03 March 2009

Beating crime with research

Sometimes a particular confluence of news items seems to jump out at me. Such is the case with three recent items: first, the Harper government's get tough on crime rhetoric; second, the concern expressed by science researchers about lack of support from that same government; and third, some intriguing research on FASD (fetal alcohol spectrum disorder) in the Prime Minister's home province of Alberta.

The Conservative government has introduced new crime legislation that would classify gang killings as first-degree murder, create a new offence and a minimum four-year prison term for drive-by shootings, and toughen Criminal Code sections on assaulting police officers. Even though the Liberals and the NDP have promised to support the provisions, Harper characteristically engaged in a preemptive attack, insisting, "Look, we know we're going to hear these critics. We know we're going to hear the Opposition parrot some of these critics because they all believe in soft-on-crime policies."

While Harper lashes the opposition for a lack of support for his crime legislation, researchers lash his government for a lack of support for scientific research. The connection? Well, as I have mentioned on this blog before, research can can be a critical tool in fighting crime. It can reveal the roots of crime and therefore offer prevention as an alternative to punishment. A good example is research being done on FASD in Edmonton by the Chimo Project. FASD refers to a range of disabilities observed in people whose mothers drank alcohol while they were pregnant, including learning problems, memory loss, short attention spans and difficulty understanding the consequences of actions. These can lead to serious anti-social behaviour. Indeed, not only is fetal alcohol syndrome the leading cause of brain damage in this country, up to 60 per cent of the people in jails are victims of it.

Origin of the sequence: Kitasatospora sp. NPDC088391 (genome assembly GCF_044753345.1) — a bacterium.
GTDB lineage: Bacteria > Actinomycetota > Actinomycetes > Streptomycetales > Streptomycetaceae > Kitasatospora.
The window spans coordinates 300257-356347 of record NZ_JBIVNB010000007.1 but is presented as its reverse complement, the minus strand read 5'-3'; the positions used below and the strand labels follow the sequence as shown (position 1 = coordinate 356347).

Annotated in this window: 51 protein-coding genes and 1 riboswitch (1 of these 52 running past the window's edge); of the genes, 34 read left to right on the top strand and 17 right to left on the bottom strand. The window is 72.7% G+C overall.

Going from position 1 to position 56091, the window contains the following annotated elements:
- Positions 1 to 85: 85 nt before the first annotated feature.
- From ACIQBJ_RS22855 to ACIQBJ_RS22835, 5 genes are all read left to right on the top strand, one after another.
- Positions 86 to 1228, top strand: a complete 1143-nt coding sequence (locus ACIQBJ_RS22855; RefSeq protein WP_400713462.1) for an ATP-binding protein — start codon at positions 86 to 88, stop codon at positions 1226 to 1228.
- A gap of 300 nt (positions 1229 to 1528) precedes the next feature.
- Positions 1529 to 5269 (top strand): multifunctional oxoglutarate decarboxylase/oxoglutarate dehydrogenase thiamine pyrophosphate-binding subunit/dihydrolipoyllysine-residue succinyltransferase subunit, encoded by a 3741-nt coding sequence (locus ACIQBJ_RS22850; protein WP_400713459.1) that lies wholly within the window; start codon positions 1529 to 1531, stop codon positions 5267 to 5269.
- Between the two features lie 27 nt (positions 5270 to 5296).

Researchers with the Chimo Project are finding that with animal-assisted therapy, FASD victims show significant increases in their social skills, as well as in their participation and motivation. The researchers use cats, birds, dogs, even a miniature horse, to get children to open up, and to decrease their levels of anxiety and depression. According to Kristine Aanderson, senior program manager for the Chimo Project, "We spent 10 years amassing this evidence about how effective it is. We've really reached a point now where the world is starting to recognize ... this is something amazing and it really can help these clients."

When every pregnancy is a healthy pregnancy and every infancy a healthy infancy, crime will drop like a stone. In the meantime we have to deal with realities like FASD and research is showing us how to do that. By developing ways of treating the victims of FASD and dysfunctional family life generally, we can save many of them from lives of crime and save the rest of us from becoming victims of that crime. Applying methods like animal-assisted therapy early is better for all of us than relying on the Criminal Code later. Hopefully, the Prime Minister and his Minister of Public Safety are paying attention.

1 comment:

  1. I have published my findings on the connections between prenatal exposure to alcohol and school shooters in the US. The Fatal Link. Amazon.com